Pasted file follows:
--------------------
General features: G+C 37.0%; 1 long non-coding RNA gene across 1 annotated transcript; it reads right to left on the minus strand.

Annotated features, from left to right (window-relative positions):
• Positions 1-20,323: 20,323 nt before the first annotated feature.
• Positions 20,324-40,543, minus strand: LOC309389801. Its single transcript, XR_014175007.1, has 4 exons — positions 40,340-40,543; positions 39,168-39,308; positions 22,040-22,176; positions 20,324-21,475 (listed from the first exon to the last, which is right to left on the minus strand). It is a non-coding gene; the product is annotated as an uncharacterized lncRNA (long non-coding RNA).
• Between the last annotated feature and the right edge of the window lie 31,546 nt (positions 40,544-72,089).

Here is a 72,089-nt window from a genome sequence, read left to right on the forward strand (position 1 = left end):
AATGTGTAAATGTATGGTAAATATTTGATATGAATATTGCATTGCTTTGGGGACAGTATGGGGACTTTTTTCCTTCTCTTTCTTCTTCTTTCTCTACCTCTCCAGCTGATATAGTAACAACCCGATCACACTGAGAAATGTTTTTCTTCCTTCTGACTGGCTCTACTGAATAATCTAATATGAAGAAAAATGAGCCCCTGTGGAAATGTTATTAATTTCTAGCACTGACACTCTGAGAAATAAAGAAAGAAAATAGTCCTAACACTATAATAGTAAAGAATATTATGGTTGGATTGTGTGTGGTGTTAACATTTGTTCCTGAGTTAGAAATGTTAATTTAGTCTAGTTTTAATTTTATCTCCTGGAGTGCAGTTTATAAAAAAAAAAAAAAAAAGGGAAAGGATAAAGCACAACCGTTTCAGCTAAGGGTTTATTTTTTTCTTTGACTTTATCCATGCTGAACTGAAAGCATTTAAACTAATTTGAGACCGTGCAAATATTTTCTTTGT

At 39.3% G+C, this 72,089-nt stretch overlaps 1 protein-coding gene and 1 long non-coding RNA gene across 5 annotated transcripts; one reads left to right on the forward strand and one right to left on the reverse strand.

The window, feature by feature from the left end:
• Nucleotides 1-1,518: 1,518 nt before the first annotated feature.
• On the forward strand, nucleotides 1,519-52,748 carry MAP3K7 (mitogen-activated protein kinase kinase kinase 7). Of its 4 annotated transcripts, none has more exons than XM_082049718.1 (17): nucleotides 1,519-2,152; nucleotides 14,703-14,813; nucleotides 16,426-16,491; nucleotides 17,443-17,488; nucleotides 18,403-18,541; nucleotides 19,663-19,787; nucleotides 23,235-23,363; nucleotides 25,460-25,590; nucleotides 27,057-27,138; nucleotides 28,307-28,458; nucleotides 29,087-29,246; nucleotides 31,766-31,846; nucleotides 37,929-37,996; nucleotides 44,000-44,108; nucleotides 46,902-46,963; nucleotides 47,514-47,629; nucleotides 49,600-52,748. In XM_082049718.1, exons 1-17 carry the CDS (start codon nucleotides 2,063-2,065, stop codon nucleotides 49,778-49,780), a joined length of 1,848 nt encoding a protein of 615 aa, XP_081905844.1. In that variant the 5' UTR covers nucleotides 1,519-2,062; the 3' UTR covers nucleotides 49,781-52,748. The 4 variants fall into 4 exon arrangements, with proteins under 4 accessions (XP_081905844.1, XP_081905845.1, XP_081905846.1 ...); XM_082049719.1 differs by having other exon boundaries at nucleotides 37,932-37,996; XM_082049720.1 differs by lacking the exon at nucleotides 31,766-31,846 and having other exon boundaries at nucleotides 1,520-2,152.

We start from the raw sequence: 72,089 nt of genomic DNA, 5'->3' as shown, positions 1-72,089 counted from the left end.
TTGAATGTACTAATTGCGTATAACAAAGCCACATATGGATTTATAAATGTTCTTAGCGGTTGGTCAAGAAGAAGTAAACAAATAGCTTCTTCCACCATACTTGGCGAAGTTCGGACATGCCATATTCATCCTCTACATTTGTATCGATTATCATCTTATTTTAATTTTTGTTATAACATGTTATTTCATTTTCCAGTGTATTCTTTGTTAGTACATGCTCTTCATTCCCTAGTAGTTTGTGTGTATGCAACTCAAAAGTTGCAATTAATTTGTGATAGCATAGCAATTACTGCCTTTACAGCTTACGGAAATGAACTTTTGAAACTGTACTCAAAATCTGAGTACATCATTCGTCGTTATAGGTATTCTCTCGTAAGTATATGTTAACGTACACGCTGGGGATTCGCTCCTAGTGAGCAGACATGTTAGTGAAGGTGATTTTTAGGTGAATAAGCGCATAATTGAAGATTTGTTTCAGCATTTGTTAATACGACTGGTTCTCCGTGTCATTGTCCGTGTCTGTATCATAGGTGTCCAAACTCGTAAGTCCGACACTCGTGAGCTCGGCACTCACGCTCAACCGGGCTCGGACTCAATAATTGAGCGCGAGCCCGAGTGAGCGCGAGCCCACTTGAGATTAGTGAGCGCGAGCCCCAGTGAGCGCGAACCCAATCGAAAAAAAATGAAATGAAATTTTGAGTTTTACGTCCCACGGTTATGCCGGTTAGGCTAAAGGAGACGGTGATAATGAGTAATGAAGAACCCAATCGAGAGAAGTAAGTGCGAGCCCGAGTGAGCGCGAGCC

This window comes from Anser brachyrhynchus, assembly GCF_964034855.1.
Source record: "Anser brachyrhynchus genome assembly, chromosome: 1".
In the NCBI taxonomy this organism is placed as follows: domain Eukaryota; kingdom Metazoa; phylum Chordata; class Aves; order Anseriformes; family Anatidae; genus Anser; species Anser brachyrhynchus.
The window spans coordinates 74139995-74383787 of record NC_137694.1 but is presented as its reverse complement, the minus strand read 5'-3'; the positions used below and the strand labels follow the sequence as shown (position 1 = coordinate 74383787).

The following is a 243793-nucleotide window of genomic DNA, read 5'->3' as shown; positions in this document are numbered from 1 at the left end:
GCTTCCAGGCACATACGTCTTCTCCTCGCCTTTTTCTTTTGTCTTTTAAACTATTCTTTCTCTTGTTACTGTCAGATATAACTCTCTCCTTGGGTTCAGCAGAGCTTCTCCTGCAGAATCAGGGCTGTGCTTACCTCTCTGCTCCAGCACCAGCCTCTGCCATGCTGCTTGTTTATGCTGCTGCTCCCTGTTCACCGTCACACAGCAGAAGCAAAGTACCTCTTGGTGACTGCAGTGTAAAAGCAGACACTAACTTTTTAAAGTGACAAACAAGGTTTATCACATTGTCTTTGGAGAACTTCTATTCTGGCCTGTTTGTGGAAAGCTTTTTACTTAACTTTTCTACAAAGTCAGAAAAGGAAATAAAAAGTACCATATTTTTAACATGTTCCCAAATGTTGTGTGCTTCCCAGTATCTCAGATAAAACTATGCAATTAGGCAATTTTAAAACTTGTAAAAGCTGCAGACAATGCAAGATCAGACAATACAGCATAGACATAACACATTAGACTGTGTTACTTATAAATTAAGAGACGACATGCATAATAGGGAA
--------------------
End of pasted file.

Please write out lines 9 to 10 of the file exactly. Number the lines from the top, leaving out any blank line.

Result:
The window, feature by feature from the left end:
• Nucleotides 1-1,518: 1,518 nt before the first annotated feature.